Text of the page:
Right? Okay, cool. So that’s the first year you start with, you get a domain name, you decide on a topic that you actually enjoy. You write some content, you use a simple WordPress theme that you provide. And and you keep adding more content and then just wait to see the results. What about backlinks? What about social or any other ways to promote your content? Do you usually advise that

MIchael 33:27
there’s really what we advise is, the importance of a lot of those things depends a little bit on the niche, there are plenty of niches where you can really just kind of put out content, and it’s it’s probably going to do great on its own. There are other niches where it becomes more important to have some authoritativeness in order to even rank well. And so, you know, at some point in there, when you do have at least those first 30 articles, if not more, then we do we actually have a course within our membership that talks about how to build EA T with Google the expertise authoritativeness and trustworthiness. And that does include outreach within the industry. And we call it that rather than like, you know, backlinking or link building, in, in large part because the goal isn’t just to get links for the sake of the algorithm, the goal is to, you know, build real trustworthiness within the industry to build a little bit of a name. Now, that’s not necessarily to say that you as the as a person, have to now become, you know, some sort of persona or something within the industry, but rather, you know, your site, etc, that that needs to start being viewed as a trustworthy source of information. And so, you know, that might look like some outreach to, you know, write guest posts, etc. But oftentimes, I still find that I’d rather write an article for my site and then for somebody else’s, and let Google do the do the job of putting it out there. And so we do take a different approach there than most people. For me, I’d rather you know, meet with somebody and get on a podcast, and use that as a source of outreach. You do get a link, oftentimes that way, usually. But even more so by speaking on the subject on somebody else’s podcast, it shows a level of authoritativeness a level of expertise. And so that that does a lot. And then in terms of social, we do recommend some forms of social depending upon, again, the industry that you’re in, some industries do really, really well on Pinterest. A lot don’t. And we’re finding that oftentimes, we’re getting to where it’s harder to do Pinterest than it is to just put content on your website and let Google rank it on its own. It’s just gotten very, very competitive in Pinterest, like many social media platforms, their interest in keeping people on the platform is only growing. And so if you create pins that drive people to your website, Pinterest doesn’t really push them unless you’re, unless you’re using paid pins. Now, you’re actually, you know, paying to have your pin seen, it’s just more on when Facebook used to be such that you could post, it gets seen by everybody that follows you, or that likes you and follows you. And it didn’t matter. But again, now, Facebook’s more interested in keeping people on the platform. And so unless you’re, you know, paying to boost your content, it’s not getting seen that much, if it’s the type of content that drives people away. And so social media is a tough one, it’s a tough one to crack. And so for a lot of our members, there, we’re not doing a lot, in part because if you you can waste hours and get no benefit of it. If you’re not really nailing it, and it just vary so much from niche to niche, one that’s a little bit different is video, we find that, that video content can do a lot in terms of building up expertise and authoritativeness and trustworthiness. You build a lot more rapport with an audience when they when they see you or listen to you than you do just when they read your content. And so for people that want to build an informational business, do consulting, sell a course etc. It’s actually a lot easier to sell when the people feel like they know you. And it’s also a great place to rank for searchable, very searchable terms. YouTube in particular, but other video platforms as well. And so that’s one that we do recommend to a lot of people is, you know, go build a YouTube channel. And we actually have a whole course in there in Project 24 for people that want to go the YouTube route, and focus that direction instead of blogging. But most people that do one, eventually incorporate the other to some extent. So there’s, that’s really the biggest one. Podcasting is one we don’t talk about as much these days. But it’s a platform I really like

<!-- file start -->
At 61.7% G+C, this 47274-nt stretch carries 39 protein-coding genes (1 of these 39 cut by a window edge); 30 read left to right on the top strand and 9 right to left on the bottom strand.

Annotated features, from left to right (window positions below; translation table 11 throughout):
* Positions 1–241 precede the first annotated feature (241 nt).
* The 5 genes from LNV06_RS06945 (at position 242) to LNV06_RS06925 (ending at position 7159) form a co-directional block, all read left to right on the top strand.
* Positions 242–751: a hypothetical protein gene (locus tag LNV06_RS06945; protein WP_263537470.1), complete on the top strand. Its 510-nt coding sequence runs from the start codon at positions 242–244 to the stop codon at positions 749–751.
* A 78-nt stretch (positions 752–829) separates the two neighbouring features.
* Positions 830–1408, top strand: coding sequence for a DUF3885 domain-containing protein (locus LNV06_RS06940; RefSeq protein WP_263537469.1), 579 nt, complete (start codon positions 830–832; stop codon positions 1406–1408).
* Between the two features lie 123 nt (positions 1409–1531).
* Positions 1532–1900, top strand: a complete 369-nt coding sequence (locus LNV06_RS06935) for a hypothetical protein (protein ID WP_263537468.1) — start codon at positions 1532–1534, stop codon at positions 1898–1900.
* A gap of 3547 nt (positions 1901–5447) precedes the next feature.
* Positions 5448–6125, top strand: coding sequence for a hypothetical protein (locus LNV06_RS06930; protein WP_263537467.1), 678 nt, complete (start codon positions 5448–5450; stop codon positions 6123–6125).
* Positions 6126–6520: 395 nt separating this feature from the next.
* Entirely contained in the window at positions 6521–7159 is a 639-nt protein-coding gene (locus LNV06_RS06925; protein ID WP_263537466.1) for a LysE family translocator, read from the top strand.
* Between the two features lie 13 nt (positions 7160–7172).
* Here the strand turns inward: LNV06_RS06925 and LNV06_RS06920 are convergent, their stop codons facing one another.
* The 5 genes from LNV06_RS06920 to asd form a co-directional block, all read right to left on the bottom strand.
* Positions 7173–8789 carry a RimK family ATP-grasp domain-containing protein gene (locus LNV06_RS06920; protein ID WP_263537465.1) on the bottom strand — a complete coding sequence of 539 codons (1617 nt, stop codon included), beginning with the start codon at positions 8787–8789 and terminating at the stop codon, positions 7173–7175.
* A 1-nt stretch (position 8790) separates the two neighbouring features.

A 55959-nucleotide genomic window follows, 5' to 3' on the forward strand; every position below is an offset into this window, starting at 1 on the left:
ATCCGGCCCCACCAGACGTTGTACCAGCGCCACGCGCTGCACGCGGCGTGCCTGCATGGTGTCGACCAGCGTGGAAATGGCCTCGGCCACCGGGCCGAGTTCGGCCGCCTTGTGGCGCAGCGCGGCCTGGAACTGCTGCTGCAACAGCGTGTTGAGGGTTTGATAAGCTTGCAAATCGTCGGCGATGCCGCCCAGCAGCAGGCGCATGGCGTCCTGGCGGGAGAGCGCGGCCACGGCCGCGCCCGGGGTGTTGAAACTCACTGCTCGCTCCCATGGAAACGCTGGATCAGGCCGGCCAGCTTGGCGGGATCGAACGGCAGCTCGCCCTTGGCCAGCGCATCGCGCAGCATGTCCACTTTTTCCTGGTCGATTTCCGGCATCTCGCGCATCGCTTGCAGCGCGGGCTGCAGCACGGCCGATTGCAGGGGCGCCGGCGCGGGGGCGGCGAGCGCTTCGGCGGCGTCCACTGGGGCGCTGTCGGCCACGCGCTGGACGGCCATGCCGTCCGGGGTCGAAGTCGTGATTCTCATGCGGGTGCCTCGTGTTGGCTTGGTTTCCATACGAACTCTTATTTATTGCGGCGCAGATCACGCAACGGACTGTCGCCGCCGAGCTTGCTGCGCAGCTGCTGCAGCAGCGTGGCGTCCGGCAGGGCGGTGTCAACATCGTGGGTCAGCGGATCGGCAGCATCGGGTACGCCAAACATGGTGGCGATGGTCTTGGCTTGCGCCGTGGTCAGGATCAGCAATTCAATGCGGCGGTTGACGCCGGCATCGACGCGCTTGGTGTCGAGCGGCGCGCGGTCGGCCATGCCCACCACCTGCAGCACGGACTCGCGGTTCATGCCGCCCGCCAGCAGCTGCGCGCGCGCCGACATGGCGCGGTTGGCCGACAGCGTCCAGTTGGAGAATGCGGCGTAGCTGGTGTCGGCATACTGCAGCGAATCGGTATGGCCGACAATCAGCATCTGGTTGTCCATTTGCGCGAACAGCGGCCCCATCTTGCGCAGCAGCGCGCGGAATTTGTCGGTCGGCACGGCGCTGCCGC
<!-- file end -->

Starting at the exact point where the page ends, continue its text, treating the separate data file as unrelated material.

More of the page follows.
Ricky 38:22
for a lot of the same reasons for building, building rapport with an audience and building expertise, authoritativeness and trustworthiness. It’s a great platform, it’s not. It used to be that getting your podcast discovered was a lot easier than it is today. So it’s not a great discovery engine like YouTube is. But it’s a great platform for getting a message out. And so that’s another one that I recommend to people, but we don’t formally teach as much. So there you have it. I mean, social media is it’s a it’s like running on a treadmill, you don’t really, you can run and run and run and not get anywhere if you’re not doing it just right. Whereas when we create blog content, we write it today, and we have an article that can potentially be ranking for for years. So it’s definitely a different animal.

MIchael 39:13
Yeah, that sounds similar to what what I found that with social media, it can be hit and miss. But we had episode 44 with Kate from simple pin media, that she actually manages to consistently drive Pinterest traffic, and really cut it down to size. And how important is topic selection Selection? Let’s say you’re someone who really likes cats. And there’s a million other websites or blogs about cats, all the briefs and everything there is to know about them. And they all love cats too, and they’re pretty good at writing. So how would your content, generate traffic and get better than others?

Transcribed by https://otter.ai